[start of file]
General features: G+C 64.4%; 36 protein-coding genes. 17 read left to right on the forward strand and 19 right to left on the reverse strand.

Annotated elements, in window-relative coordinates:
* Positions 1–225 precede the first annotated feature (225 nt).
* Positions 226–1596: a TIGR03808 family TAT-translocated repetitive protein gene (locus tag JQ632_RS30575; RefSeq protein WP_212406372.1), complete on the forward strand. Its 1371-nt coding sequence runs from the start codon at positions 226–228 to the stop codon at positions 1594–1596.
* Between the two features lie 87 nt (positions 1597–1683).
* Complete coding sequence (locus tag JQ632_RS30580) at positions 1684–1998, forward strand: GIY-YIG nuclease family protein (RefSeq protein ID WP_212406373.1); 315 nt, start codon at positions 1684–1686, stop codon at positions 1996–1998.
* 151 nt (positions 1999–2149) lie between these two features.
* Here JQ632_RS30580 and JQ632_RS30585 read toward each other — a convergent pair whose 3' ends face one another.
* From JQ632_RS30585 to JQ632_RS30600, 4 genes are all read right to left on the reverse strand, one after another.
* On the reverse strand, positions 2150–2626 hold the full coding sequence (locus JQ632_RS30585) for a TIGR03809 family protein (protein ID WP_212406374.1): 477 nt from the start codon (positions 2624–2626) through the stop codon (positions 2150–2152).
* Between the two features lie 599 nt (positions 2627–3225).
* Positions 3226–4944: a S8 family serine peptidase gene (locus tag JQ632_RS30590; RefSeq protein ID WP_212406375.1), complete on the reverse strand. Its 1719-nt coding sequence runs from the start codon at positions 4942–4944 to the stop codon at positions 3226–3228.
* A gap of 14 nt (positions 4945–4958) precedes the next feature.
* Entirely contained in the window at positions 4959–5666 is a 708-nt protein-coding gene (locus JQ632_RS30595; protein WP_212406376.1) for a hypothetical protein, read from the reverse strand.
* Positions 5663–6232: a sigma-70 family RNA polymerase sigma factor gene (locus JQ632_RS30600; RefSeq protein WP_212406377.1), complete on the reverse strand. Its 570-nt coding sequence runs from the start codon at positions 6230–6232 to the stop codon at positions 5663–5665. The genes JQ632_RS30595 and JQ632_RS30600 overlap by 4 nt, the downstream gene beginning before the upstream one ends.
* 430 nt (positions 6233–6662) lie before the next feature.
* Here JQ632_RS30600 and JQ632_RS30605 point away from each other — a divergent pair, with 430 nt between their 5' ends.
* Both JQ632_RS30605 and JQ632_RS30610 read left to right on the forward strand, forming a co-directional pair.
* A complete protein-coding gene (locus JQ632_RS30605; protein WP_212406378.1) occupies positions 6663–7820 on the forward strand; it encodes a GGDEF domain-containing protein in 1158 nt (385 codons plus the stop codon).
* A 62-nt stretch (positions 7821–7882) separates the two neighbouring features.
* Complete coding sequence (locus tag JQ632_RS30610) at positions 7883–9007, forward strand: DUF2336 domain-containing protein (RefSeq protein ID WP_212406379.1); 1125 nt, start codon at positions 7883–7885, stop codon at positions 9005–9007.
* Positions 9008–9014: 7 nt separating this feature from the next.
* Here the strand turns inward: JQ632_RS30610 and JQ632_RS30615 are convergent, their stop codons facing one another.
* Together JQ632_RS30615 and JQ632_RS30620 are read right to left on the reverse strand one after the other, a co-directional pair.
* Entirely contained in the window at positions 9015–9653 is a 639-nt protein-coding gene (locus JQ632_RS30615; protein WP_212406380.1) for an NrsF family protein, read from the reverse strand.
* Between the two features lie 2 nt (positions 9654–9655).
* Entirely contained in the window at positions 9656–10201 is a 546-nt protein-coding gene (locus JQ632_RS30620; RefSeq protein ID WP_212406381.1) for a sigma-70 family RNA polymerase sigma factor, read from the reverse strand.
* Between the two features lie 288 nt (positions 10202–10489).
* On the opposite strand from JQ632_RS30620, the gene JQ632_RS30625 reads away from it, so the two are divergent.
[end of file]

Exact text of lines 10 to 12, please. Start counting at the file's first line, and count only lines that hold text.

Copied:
* On the reverse strand, positions 2150–2626 hold the full coding sequence (locus JQ632_RS30585) for a TIGR03809 family protein (protein ID WP_212406374.1): 477 nt from the start codon (positions 2624–2626) through the stop codon (positions 2150–2152).
* Between the two features lie 599 nt (positions 2627–3225).
* Positions 3226–4944: a S8 family serine peptidase gene (locus tag JQ632_RS30590; RefSeq protein ID WP_212406375.1), complete on the reverse strand. Its 1719-nt coding sequence runs from the start codon at positions 4942–4944 to the stop codon at positions 3226–3228.